Rare Weaves of India

Read on to find out how three exclusive weaves get a new lease of life

There is a compelling magic about the rich and varied textile tradition of India, which can be traced back 5,000 years to Harappa and Mohenjodaro in the Indus Valley. The gossamer fine Chanderi from Madhya Pradesh, the rich brocaded Tanchoi from Varanasi and the gorgeous Paithani from Maharashtra are but a few examples of the woven treasure house of Indian textiles. Yet there are many more that have languished...


Korvai is an ancient and complex technique of weaving, practiced in Kanchipuram. The word ‘korvai’ in Tamil means ‘in sync’. Korvai is used to interlace the borders with the body of the sari. The contrasting colours of the borders in the weaving of the weft are interlinked with the body of the weft with each throw of the shuttle. Two weavers are required, one to operate the threads for the central portion and another to operate the border colours. Since borders often appear on both sides of the saris, each Korvai Kanjivaram sari requires three shuttles. The elaborate pallus are also linked to the main body of the sari using a special interlinking weave known as ‘pitni.’ In the hands of the skilled craftsman, this pitni looks like one continuous weave. Korvai is also distinguished by its motifs, often inspired by the beautiful carvings found in the temples of Kanchipuram. The hallmark of the Korvai is its vivid colours and contrasting borders. A pearly-white sari with a bold maroon border or a grass-green sari with a tangerine border are stunning results of the Korvai.  The Korvai-weaving technique is a timeless classic, passed on from one generation of weavers to another. In the wake of the power loom revolution, this technique seemed to be replaced by easier and cheaper substitutes. Today, however, there is a gradual revival of this art and it is considered a treasure among Kanjivaram silks.


The exquisite cotton brocade of Kodali Karuppur dates back to the late 17th century to an eponymous village near Kumbakonam. The technique involves a painstaking combination of Jamdanistyle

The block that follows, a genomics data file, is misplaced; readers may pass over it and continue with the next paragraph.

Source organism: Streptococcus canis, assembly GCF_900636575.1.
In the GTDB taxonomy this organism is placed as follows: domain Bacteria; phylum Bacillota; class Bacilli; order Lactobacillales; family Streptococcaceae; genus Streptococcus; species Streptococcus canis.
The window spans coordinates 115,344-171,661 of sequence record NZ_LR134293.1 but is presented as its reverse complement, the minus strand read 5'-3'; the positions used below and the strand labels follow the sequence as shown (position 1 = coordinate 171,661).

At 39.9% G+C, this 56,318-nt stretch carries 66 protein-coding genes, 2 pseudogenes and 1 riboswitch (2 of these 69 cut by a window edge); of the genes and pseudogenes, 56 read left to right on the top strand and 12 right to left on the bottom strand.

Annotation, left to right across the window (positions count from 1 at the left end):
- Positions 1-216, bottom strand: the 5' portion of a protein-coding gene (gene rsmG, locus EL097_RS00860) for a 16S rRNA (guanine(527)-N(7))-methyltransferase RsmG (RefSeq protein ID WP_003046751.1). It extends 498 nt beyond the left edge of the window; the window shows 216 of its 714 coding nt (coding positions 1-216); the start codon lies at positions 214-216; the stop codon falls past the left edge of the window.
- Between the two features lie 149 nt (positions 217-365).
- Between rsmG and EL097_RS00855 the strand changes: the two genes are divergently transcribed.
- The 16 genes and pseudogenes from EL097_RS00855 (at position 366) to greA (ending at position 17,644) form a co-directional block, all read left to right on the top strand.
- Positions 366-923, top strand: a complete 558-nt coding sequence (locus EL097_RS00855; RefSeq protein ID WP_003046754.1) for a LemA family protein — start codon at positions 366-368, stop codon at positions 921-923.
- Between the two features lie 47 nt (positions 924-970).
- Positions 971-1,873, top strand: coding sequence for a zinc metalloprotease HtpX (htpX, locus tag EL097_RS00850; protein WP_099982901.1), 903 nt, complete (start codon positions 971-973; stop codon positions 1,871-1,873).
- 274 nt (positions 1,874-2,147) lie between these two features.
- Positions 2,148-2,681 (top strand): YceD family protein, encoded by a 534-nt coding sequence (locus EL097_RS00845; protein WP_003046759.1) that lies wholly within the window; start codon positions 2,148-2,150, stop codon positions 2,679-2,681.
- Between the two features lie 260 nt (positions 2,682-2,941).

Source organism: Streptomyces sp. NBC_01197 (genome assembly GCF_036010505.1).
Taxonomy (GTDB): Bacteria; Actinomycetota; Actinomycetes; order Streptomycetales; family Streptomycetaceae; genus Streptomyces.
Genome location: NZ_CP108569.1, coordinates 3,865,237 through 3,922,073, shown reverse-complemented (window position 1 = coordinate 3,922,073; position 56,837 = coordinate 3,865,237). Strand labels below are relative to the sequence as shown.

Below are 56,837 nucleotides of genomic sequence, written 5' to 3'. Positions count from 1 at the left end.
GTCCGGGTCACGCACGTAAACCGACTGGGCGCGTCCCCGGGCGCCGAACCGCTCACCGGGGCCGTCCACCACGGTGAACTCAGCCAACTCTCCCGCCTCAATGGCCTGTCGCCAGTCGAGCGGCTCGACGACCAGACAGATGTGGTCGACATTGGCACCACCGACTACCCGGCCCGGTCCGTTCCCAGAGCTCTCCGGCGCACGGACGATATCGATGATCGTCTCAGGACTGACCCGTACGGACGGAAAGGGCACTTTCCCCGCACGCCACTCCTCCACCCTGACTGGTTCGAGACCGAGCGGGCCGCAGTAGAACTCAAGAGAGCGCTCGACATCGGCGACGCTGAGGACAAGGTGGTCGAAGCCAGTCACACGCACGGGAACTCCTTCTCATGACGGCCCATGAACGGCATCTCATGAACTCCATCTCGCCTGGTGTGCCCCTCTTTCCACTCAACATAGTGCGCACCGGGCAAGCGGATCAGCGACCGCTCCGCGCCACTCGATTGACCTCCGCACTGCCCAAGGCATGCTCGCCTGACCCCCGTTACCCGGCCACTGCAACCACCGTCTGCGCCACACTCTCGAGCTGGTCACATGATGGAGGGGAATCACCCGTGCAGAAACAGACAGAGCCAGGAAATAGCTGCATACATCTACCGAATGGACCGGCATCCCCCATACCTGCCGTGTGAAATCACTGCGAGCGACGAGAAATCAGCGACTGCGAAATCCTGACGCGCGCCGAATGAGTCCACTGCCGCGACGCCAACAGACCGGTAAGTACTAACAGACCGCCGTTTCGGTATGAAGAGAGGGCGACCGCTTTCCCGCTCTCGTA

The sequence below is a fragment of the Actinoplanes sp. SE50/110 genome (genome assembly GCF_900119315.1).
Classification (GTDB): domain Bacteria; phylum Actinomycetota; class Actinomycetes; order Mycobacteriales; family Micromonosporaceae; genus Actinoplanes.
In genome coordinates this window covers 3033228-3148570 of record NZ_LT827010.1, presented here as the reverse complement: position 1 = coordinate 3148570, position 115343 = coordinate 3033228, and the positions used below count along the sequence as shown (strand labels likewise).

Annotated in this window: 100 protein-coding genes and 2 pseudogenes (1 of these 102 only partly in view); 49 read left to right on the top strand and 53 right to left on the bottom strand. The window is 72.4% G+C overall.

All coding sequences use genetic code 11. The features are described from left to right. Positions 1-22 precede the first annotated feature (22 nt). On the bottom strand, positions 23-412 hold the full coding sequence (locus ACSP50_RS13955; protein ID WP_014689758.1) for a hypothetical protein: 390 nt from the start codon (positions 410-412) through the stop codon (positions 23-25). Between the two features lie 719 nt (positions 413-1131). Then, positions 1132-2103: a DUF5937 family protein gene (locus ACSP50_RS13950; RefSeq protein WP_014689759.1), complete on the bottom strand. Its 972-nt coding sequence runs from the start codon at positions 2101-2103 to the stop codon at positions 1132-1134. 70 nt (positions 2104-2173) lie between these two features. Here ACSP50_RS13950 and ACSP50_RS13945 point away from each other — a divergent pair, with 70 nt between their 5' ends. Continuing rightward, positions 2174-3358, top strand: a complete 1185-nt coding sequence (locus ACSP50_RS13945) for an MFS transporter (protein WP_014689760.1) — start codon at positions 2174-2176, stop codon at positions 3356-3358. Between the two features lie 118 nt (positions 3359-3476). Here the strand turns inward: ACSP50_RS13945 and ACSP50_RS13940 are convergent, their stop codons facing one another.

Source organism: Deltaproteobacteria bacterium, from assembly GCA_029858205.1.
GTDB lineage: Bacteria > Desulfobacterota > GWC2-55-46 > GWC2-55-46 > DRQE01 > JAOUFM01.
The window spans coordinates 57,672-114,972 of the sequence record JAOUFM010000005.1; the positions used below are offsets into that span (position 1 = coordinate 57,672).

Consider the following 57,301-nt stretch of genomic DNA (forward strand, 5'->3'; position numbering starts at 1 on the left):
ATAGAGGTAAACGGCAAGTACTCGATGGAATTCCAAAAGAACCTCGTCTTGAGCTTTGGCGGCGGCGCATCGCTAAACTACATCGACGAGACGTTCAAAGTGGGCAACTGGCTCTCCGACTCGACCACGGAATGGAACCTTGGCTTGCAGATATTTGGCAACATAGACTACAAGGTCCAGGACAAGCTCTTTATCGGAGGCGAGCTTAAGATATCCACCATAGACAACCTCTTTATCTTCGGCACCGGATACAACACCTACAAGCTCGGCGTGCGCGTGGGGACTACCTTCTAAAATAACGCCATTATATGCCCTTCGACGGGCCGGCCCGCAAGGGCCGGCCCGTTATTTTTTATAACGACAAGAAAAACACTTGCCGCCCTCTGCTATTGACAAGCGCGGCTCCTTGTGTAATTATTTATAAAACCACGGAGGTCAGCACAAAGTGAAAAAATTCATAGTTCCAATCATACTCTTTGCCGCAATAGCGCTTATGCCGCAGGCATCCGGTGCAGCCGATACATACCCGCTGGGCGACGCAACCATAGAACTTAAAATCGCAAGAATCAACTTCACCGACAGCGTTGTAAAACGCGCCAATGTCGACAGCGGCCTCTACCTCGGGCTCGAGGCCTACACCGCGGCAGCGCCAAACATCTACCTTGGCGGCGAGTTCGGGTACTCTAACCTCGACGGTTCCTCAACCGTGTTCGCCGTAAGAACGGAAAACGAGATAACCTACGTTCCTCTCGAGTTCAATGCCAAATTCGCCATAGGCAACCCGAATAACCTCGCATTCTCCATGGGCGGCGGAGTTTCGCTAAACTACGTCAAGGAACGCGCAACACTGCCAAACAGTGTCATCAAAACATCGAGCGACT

of intricate weaving, wax resist painting and block printing. This process is employed not just on saris, but also on dhotis, turbans and angavastrams, which were produced exclusively for the Maratha rulers of Tanjore. The asceticism of the cotton, the subtle richness of the inlaid zari motifs and the earthiness of the block-printed inks created a thing of quiet and singular beauty. The Kodali Karuppur sari was originally created with fi ne cotton, zari, artistic weaving, breathtaking designs and a colourful combination of traditional motifs on the border and pallu. The traditional dyes used in the sari were vegetable dyes and the popular colours were rich reds, black, yellow and the native indigo. This weave was patronised by the Maratha nobility, who also gifted them away as khillat (dresses of honour). In several Maratha states such as Baroda, Kolhapur and Satara, the Kodali Karuppur sari was considered as an essential element of a bride’s trousseau, as was the Karuppur turban for the groom.

These saris were exclusively made for the Maratha queens of Tanjore till the end of the 19th century. This technique slowly, which entailed a laborious procedure, died during the beginning of the 20th century, due to the availability of cheaper saris that used chemical dyes and change in weaving technique. But now, the Commissioner of Handlooms and Textiles, as well as, the Weavers Service Centre in Chennai are making efforts to rejuvenate and revive this beautiful century-old royal weave


Mashru is an old and venerable handwoven textile from Patan, Gujarat. in ancient Persian ‘permitted’ or ‘allowed.’ This fabric was created to conform to the tenets of Islam, which forbade the use of silk generated out of insect cocoons to touch the skin. Crafting a unique solution that enabled people to honour this law, while still dressed in the fi nest clothing, weavers mixed silk and cotton threads to create a textile that has inner layer of simple cotton and outer layers of rich silk. Thus, while the delicacy of cotton caressed the skin, the vibrancy of silk tantalised the viewer. This enabled the ruling Islamic nobility to flaunt garments made of this lustrous fabric and made Mashru a favoured item of export to the Ottoman Empire. In Patan, wealthy Hindu merchants and traders were fascinated by this fabric thus increasing its intrinsic value and the inclusion of certain typical motifs like ashraf (gold coins) woven in gold zari. The uniqueness of this fabric was that it had a silk warp with a cotton weft. Traditionally, the complex tie-and-dye technique used to be employed on the yarn to get patterns and motifs on the weave. Due to the satin weave technique, threads of fl owing silk literally fl oated on the cotton weft. It was used mostly for trousers, for the lining of heavy brocade garments or as furnishing. Mashru was produced in large quantities until the 1900s for the local elite and export markets. With a declining export market, the original Mashru of cotton and silk, with its lush texture, was on the brink of extinction, but now a revival project is taking place in Tankwada ni Pol, Gujarat, where a group of weavers are returning to traditional designs and quality.

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